I have been a card-carrying member of the Fargo-Moorhead media for 25 years and I've covered North Dakota State athletics for nearly two decades. Which, above all else, makes me old. But it also gives me a fairly broad perspective on the goings-on in our town.
So let me sum up Sept. 21, 2013, thusly:
I've never seen anything quite like it.
ESPN's highly watched "College GameDay" show set up shop and broadcast worldwide from downtown Fargo, which had people rolling out of bed at 4 a.m. to get a front-row seat. Later, almost as an afterthought, the Bison crushed Delaware State 51-0 in front of a tired sellout crowd that mostly bolted the Fargodome by the fourth quarter.
In between was an odd confluence of unabashed civic pride and pathetic groveling that may never be matched again, even if ESPN comes back like it all but promised to do. (And why wouldn't they? Goodness gracious, we did whatever they wanted us to do with a smile on our face and an apology because we didn't think what we did lived up to ESPN's standards.)
My overwhelming summation of the day, to borrow a line from Sally Field: They like us. They really like us.
Which, of course, is sort of how we react to any positive national publicity here on the frozen tundra. If a big-time outlet comes to town and doesn't report on the Red River spilling out of its banks or an Arctic cold front driving the temperature to 30-below with 40 mph winds, well, we're tickled pink.
You don't want to make fun of us? Oh. That's different. Then by all means let us roll out the red carpet and smother you in smiles and friendliness.
And the part that blows away the big-timers when they come here? The smiles and friendliness are real. You like us? Then we like you more. So let us do whatever it takes to make you happy, times 10. And we'll be happier making you happy than you'll be happy being happy.
Make sense? No, it doesn't to us either. Except that's what we do. We can't help it. Can I buy you a cup of coffee? Or close a few streets for you? Whatever you need. Just ask.
ESPN came here not because we're nice or because downtown Fargo has been revitalized or because our economy is booming. The Worldwide Leader came here because NDSU's football team has been kicking ass and taking names the last few years. Our time on the national stage was wholly dependent on Brock Jensen and Grant Olson and Marcus Williams -- hometowns located in Wisconsin, Minnesota and Minnesota, respectively -- winning football games.
And, really, our margin for a weeklong pat on the head from Chris Fowler, Kirk Herbstreit, Desmond Howard and Lee Corso was even more fleeting than that: An ESPN producer said earlier in the week that if the Bison had lost to Kansas State a couple of weeks ago, GameDay would have located somewhere else, anywhere else than Fargo, N.D.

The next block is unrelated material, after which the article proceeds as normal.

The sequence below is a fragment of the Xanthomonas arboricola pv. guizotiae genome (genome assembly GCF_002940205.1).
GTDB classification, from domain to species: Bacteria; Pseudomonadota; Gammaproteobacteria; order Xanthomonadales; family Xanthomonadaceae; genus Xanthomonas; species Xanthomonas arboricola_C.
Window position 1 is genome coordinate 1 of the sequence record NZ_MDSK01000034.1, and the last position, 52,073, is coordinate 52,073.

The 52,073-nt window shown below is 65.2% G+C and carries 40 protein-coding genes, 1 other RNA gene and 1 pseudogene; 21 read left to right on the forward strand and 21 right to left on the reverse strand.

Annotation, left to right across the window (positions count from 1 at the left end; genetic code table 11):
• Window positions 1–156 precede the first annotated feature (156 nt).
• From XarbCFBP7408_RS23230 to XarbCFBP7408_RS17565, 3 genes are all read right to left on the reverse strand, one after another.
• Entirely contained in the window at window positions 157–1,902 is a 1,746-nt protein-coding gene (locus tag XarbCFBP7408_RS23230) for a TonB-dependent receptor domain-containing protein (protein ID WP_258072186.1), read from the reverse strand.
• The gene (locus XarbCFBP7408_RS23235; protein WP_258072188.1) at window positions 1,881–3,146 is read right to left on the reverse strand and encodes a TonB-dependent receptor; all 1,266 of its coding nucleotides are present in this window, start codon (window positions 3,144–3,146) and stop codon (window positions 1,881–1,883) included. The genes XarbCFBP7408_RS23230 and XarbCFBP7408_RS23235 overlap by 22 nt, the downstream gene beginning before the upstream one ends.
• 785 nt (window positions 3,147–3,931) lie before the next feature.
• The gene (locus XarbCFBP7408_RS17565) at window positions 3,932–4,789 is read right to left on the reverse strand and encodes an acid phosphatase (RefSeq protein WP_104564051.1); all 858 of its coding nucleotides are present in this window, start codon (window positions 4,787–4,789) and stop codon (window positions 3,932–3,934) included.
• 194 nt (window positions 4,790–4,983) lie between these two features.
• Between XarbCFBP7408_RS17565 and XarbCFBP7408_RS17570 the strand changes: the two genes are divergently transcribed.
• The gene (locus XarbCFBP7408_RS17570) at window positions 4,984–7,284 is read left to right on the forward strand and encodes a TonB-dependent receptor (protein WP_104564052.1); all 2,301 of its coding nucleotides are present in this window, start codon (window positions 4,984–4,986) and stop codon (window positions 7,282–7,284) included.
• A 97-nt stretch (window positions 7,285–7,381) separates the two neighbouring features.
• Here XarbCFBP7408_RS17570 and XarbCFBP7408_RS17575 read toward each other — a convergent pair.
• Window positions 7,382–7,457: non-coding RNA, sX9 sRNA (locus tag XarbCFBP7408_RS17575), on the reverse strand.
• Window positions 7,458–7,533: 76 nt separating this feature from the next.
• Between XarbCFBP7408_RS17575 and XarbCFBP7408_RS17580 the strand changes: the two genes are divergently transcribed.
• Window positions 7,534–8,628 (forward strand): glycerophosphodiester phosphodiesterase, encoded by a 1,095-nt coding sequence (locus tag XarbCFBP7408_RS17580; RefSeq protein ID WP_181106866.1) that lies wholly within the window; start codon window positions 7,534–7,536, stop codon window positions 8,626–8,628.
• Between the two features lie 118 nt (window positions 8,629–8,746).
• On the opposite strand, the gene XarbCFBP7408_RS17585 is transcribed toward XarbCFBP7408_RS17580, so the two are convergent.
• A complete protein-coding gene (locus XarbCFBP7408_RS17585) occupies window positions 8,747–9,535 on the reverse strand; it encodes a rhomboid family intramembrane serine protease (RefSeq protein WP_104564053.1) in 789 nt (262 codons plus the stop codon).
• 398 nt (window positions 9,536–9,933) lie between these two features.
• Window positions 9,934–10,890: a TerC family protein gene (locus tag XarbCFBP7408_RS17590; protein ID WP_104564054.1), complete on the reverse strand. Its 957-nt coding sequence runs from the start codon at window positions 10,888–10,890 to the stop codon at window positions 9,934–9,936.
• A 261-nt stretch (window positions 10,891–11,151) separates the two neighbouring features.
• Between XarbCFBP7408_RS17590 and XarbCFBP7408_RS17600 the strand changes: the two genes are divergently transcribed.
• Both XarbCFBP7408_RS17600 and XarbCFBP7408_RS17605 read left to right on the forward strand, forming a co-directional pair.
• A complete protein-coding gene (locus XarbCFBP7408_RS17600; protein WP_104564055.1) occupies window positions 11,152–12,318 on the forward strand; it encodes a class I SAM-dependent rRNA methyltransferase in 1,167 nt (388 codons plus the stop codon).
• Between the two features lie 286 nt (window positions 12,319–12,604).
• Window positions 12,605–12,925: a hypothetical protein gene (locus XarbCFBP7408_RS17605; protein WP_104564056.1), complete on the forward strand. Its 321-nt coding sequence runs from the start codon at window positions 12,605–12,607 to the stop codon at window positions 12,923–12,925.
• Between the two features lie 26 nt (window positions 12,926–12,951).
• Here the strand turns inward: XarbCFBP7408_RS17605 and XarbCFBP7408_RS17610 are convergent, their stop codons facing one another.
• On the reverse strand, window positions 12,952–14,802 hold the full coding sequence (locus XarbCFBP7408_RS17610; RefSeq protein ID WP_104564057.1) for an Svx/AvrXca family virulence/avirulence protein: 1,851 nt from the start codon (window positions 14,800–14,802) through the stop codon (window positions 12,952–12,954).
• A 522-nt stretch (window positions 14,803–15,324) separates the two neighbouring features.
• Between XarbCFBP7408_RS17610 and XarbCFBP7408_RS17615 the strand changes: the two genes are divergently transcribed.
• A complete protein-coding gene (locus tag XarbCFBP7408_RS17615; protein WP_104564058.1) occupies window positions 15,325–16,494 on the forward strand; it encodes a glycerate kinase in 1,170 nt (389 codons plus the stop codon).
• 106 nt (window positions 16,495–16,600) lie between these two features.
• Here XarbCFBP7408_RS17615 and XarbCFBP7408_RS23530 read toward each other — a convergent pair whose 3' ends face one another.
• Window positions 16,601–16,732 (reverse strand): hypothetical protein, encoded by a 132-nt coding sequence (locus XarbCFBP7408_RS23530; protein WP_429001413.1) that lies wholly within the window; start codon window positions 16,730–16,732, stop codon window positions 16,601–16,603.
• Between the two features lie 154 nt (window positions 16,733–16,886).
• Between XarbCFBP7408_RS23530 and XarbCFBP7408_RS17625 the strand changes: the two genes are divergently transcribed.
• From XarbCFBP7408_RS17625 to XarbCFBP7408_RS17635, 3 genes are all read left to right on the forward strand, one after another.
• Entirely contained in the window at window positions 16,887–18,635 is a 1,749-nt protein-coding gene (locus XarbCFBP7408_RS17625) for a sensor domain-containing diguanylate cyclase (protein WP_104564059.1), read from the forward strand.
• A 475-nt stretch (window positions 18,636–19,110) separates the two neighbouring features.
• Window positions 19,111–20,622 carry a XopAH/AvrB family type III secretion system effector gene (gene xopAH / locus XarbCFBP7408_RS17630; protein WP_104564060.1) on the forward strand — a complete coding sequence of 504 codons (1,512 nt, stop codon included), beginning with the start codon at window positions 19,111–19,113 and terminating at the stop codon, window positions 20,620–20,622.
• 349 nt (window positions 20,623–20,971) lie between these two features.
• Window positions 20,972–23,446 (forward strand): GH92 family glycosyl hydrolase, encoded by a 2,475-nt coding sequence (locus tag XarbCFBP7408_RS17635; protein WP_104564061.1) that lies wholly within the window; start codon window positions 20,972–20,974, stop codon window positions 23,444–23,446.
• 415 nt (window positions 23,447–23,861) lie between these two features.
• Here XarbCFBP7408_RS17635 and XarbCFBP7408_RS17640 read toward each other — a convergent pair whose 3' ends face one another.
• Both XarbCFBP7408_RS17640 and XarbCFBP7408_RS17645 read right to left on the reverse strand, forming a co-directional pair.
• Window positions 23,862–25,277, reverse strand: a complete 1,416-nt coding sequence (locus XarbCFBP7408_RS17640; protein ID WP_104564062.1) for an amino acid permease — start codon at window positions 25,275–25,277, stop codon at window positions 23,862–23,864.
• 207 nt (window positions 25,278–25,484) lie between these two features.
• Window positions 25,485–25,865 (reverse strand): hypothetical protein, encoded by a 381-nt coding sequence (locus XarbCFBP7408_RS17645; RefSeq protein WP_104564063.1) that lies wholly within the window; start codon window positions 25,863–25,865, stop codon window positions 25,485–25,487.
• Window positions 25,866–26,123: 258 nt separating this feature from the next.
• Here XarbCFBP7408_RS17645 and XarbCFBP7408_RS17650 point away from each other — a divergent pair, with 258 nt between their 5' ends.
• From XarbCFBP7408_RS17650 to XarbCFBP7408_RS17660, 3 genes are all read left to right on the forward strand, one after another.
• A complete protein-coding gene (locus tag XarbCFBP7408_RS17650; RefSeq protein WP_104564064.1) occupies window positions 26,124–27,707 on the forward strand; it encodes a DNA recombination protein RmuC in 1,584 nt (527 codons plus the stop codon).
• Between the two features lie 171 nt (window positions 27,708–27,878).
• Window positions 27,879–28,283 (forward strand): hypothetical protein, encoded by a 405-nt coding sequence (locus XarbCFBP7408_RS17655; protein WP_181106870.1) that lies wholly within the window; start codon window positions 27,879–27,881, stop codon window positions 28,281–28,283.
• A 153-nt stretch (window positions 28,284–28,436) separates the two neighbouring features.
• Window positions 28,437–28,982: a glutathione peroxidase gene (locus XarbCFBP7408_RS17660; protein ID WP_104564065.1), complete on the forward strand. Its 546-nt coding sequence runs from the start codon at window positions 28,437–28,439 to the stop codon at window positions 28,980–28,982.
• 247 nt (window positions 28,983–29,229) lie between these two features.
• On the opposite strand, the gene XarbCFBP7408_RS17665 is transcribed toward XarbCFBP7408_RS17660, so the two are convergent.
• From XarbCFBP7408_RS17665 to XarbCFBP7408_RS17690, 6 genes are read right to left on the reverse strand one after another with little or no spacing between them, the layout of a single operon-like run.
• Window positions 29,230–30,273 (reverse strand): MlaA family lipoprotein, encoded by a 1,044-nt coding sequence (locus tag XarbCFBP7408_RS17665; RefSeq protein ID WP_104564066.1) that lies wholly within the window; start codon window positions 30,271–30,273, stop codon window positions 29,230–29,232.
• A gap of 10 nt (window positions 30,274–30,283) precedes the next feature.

So if Jensen hadn't led the Bison on the greatest drive in NDSU's storied football history -- 18 plays, 80 yards, 8 1/2 minutes for the winning TD against K-State -- today would've been just another pleasant autumn Saturday when the Bison pistol-whipped a horribly overmatched team and our community lived in flyover Division I-AA anonymity.
We owe a round of applause to coach Craig Bohl and his mighty Bison, and I say that without a hint of sarcasm or irony. The growth of NDSU football the past several years -- despite a few highly-publicized missteps along the way (insert your petition-signing joke here or your Best Buy punchline there) -- has been remarkable. In 2002, the Division II Bison under Bob Babich were manhandled at the Fargodome by a mediocre Augustana College team. Eleven years later, NDSU and Fargo-Moorhead are the darlings of the national sports media.
Supporters of the University of North Dakota, detractors of NDSU and just generally cranky people who will find fault in anything might be pooh-poohing today's events as an over-hyped celebration of an arrogant football program or the misguided glorification of athletics in a world that has much larger problems than worrying about whether Samantha Ponder does her schtick in downtown Fargo or near the Fargodome. But those people are mostly unhappy anyway, unable to appreciate success or celebration -- or even just plain fun -- because of a bias or self-loathing.
I've criticized NDSU as much as anybody in this town for the last 20 years, and I sat back this morning and watched several thousand people cheer and laugh and yell and act silly ... and thoroughly enjoyed it. Tomorrow may bring a different feeling. A player may be arrested or the university president may do something remarkably arrogant or the coach may fail to properly punish one of his charges who ran afoul of the law. If that happens, then we need to react properly. If NDSU deserves to get ripped, it deserves to get ripped. There should be no blind boot-licking.
But for now, enjoy what happened Saturday. It was part community celebration, part shameless groveling, part kegger party, part pathetic insecurity, part chest-thumping, part psychiatrist's couch, part street dance.
It was also well-deserved.
Mostly, it was just damn fun.
For one day, we got to be the place where everybody else wanted to be. For one day, we were cool. For one day, others were envious of us.
They like us. They really like us. I can live with that.
Here is a tremendous video put together by NDSU Athletics that sums up the giddiness of the day perfectly:
(Mike McFeely is a talk-show host on KFGO-AM in Fargo, N.D. He can be reached at firstname.lastname@example.org. Follow him on Twitter @MikeMcFeelyKFGO.)